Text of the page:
Hosted by the Alan Turing Institute, AI UK is a two day conference that showcases artificial intelligence and data science research, development, and policy in the UK. This year, the event took place on 21 and 22 March, and the theme was the use of data science and AI to solve real-world challenges.
Given AIhub’s mission to connect the AI community to the general public, and to report the breadth of AI research without the hype, the panel session on science journalism particularly piqued my interest. Chaired by science journalist Anjana Ahuja, “Impacting technology through quality science journalism” drew on the opinions of Research Fellow Mhairi Aitken, science reporter Melissa Heikkilä, and writer, presenter and comedian Timandra Harkness.
The speakers talked about the role that journalism has to play in understanding AI systems and their implementation in wider society. They shone a light on some of the failings in AI reporting, and considered how we can go about improving this.
When done well, journalism can help the public understand what AI is, and what it isn’t, and explain what the technology is capable of today, and what it might be capable of in the future. Unfortunately, much of the copy in the mainstream media is sensationalised, providing unrealistic expectations and detracting from many of the pressing issues that need to be addressed right now.
The panel considered the role of journalism in holding to account those who push AI. The concentration of power in the hands of a few companies, and the low level of transparency with regards to the workings and development process of products, is something that more journalists should be investigating in detail. It was noted that we, as a society in general, are incredibly reverent to companies producing AI tech as compared to other systems and products. The level of scrutiny is much lower than in other industries or sectors. It is important to have journalists who understand the implications of the technology and that are prepared to do the necessary investigative work to hold companies accountable.
There was a general concern that big tech companies are controlling the narrative. Many articles report the latest shiny toy, and take at face value the hyped-up press releases from the companies themselves, rather than investigating the systems and their implications in depth. A fundamental problem is that there is a tendency to focus on the AI system, and its capabilities, rather than the decisions of those in power. This shifts the responsibility from a person to an algorithm. Journalists should be asking questions such as: In what context are these systems being deployed? Who decided that it was acceptable to use an algorithm for this particular decision making system / task? Why did they make that decision?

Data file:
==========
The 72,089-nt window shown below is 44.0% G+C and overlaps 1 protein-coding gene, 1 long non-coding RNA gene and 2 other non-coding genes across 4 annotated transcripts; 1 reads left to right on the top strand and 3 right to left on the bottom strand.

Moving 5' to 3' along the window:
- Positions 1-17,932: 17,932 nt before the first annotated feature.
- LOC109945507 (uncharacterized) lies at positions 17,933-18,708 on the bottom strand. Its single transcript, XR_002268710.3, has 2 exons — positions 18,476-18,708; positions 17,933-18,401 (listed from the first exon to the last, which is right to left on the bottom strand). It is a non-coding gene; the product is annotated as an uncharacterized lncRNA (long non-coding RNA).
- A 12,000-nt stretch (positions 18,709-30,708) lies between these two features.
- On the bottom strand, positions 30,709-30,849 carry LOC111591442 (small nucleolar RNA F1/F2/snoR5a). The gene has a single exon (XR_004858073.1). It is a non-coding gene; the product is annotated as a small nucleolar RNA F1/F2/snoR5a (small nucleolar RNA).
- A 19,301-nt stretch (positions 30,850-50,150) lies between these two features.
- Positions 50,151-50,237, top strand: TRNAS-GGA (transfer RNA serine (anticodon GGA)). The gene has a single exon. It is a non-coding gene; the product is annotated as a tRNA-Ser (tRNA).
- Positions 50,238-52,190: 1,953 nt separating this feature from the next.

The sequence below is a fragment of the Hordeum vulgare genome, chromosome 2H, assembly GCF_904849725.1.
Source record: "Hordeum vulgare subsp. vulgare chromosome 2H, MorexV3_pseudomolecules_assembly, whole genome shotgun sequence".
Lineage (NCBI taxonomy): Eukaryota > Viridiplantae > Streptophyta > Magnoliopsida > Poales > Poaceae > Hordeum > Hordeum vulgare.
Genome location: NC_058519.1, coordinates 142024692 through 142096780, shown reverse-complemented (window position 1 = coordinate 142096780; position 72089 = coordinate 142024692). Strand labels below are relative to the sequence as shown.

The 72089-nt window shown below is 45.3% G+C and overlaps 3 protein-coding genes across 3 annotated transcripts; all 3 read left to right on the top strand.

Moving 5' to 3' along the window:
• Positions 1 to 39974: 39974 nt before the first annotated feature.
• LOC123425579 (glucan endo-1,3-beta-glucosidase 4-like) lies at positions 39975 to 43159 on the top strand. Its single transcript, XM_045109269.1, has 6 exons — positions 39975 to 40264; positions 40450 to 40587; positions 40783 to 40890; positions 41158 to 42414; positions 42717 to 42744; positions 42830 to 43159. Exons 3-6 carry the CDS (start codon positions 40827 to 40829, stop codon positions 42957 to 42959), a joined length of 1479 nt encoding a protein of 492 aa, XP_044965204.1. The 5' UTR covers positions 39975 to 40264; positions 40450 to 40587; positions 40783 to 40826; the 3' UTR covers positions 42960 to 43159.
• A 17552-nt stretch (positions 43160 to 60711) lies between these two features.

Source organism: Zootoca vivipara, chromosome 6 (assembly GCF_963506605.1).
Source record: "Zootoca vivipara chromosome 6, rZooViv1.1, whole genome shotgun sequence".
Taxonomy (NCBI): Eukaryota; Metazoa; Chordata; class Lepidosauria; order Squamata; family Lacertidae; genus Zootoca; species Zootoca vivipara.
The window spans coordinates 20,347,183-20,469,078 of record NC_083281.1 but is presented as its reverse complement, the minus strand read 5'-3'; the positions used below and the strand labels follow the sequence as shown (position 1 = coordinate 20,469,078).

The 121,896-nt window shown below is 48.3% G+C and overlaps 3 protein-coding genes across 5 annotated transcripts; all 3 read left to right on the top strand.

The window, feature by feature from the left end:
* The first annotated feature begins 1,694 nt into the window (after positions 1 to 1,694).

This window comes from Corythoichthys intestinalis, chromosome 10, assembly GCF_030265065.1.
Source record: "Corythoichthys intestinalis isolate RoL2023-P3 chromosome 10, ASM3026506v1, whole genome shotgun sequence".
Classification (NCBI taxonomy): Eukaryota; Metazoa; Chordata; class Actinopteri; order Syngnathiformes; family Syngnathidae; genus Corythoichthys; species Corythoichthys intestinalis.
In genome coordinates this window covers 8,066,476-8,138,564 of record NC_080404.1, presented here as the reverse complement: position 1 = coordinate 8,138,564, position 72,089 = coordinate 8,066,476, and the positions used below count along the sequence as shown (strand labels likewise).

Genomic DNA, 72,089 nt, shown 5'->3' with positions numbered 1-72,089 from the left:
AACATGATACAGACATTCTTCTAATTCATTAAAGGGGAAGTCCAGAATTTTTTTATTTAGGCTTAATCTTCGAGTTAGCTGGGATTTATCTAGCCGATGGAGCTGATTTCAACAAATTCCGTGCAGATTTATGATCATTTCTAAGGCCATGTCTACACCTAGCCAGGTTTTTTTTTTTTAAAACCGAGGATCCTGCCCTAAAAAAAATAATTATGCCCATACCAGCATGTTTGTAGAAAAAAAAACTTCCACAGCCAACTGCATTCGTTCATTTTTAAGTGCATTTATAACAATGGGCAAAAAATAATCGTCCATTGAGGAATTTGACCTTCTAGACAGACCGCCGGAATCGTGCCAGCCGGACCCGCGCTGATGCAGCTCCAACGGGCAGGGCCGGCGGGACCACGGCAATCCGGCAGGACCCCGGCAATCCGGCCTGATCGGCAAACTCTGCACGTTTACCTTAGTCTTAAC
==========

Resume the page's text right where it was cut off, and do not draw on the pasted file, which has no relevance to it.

As an example, the speakers pointed to coverage of the recent releases of large language models. Aside from gushing at some of the outputs, most of the talk was around how students were going to use them to cheat in exams. There was very little content about the systems themselves, how they were developed, where the training data came from and how they were labelled, and whether the process was ethical. There was also a narrative of inevitability, that these systems are in the wild and there’s nothing we can do about it. It is a key role of journalists to challenge that narrative.
The panel offered some thoughts on how AI coverage could be improved. One suggestion was that journalists approach AI reporting more like political reporting, holding a political lens to new technology developments and their potential consequences. The reporting should also be expanded beyond the technology to include political and ethical issues. This makes the topic relevant to everybody and opens up the conversation to a larger audience. In addition, journalism that considers a broad range of perspectives and backgrounds leads to more rounded coverage.
Another point was that journalists need to be more inquisitive and not be afraid to ask telling questions. There seems to be a reluctance to cover topics involving more technical concepts, but not being able to code shouldn’t be a barrier to asking probing questions.
From a research perspective, practitioners should be more proactive in engaging with the media. As well as being available to talk to the press, researchers can write blogs and comment pieces to get their voice out there. Public engagement and education surrounding the field are two other areas to which researchers can contribute.